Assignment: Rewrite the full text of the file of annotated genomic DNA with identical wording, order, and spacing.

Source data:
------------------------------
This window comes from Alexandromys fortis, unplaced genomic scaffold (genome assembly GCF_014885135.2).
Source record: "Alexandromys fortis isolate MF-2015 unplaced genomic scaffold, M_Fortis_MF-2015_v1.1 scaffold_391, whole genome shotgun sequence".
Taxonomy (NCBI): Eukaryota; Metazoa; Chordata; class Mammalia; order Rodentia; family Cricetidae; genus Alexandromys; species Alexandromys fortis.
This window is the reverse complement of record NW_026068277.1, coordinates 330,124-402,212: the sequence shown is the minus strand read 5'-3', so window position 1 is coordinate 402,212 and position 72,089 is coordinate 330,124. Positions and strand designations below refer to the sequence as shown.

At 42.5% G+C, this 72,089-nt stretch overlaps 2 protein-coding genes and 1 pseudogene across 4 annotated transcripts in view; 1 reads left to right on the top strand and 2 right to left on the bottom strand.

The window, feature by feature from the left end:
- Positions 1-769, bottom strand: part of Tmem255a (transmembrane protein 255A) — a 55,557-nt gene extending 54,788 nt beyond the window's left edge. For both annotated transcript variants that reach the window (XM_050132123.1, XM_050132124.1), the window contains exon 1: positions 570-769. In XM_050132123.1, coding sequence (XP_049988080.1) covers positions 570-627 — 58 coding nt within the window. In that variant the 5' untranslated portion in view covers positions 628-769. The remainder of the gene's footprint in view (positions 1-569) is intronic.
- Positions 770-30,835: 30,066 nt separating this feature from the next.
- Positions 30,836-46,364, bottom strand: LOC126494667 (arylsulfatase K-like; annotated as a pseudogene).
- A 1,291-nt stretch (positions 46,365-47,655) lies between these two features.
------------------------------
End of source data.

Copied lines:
This window comes from Alexandromys fortis, unplaced genomic scaffold (genome assembly GCF_014885135.2).
Source record: "Alexandromys fortis isolate MF-2015 unplaced genomic scaffold, M_Fortis_MF-2015_v1.1 scaffold_391, whole genome shotgun sequence".
Taxonomy (NCBI): Eukaryota; Metazoa; Chordata; class Mammalia; order Rodentia; family Cricetidae; genus Alexandromys; species Alexandromys fortis.
This window is the reverse complement of record NW_026068277.1, coordinates 330,124-402,212: the sequence shown is the minus strand read 5'-3', so window position 1 is coordinate 402,212 and position 72,089 is coordinate 330,124. Positions and strand designations below refer to the sequence as shown.

At 42.5% G+C, this 72,089-nt stretch overlaps 2 protein-coding genes and 1 pseudogene across 4 annotated transcripts in view; 1 reads left to right on the top strand and 2 right to left on the bottom strand.

The window, feature by feature from the left end:
- Positions 1-769, bottom strand: part of Tmem255a (transmembrane protein 255A) — a 55,557-nt gene extending 54,788 nt beyond the window's left edge. For both annotated transcript variants that reach the window (XM_050132123.1, XM_050132124.1), the window contains exon 1: positions 570-769. In XM_050132123.1, coding sequence (XP_049988080.1) covers positions 570-627 — 58 coding nt within the window. In that variant the 5' untranslated portion in view covers positions 628-769. The remainder of the gene's footprint in view (positions 1-569) is intronic.
- Positions 770-30,835: 30,066 nt separating this feature from the next.
- Positions 30,836-46,364, bottom strand: LOC126494667 (arylsulfatase K-like; annotated as a pseudogene).
- A 1,291-nt stretch (positions 46,365-47,655) lies between these two features.